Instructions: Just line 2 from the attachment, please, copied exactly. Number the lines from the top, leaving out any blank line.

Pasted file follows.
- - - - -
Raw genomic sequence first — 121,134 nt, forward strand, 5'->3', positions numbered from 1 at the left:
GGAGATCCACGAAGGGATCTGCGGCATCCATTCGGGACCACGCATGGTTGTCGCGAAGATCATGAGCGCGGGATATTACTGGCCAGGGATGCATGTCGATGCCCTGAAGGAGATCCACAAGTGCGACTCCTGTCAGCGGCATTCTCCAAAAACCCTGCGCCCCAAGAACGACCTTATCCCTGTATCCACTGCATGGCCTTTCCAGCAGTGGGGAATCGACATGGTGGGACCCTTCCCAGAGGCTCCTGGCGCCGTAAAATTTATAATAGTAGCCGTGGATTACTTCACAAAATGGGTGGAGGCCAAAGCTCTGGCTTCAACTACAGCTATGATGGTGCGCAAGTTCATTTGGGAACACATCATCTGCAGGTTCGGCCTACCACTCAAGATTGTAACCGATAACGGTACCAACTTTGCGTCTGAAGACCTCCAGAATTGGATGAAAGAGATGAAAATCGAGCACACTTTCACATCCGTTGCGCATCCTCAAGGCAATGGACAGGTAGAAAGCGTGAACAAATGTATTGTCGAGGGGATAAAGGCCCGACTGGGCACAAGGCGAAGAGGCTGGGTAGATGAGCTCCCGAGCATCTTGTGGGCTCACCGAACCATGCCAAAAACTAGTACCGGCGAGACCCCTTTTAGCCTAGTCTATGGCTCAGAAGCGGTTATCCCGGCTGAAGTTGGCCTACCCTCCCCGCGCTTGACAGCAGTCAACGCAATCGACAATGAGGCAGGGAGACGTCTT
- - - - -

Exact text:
GGAGATCCACGAAGGGATCTGCGGCATCCATTCGGGACCACGCATGGTTGTCGCGAAGATCATGAGCGCGGGATATTACTGGCCAGGGATGCATGTCGATGCCCTGAAGGAGATCCACAAGTGCGACTCCTGTCAGCGGCATTCTCCAAAAACCCTGCGCCCCAAGAACGACCTTATCCCTGTATCCACTGCATGGCCTTTCCAGCAGTGGGGAATCGACATGGTGGGACCCTTCCCAGAGGCTCCTGGCGCCGTAAAATTTATAATAGTAGCCGTGGATTACTTCACAAAATGGGTGGAGGCCAAAGCTCTGGCTTCAACTACAGCTATGATGGTGCGCAAGTTCATTTGGGAACACATCATCTGCAGGTTCGGCCTACCACTCAAGATTGTAACCGATAACGGTACCAACTTTGCGTCTGAAGACCTCCAGAATTGGATGAAAGAGATGAAAATCGAGCACACTTTCACATCCGTTGCGCATCCTCAAGGCAATGGACAGGTAGAAAGCGTGAACAAATGTATTGTCGAGGGGATAAAGGCCCGACTGGGCACAAGGCGAAGAGGCTGGGTAGATGAGCTCCCGAGCATCTTGTGGGCTCACCGAACCATGCCAAAAACTAGTACCGGCGAGACCCCTTTTAGCCTAGTCTATGGCTCAGAAGCGGTTATCCCGGCTGAAGTTGGCCTACCCTCCCCGCGCTTGACAGCAGTCAACGCAATCGACAATGAGGCAGGGAGACGTCTT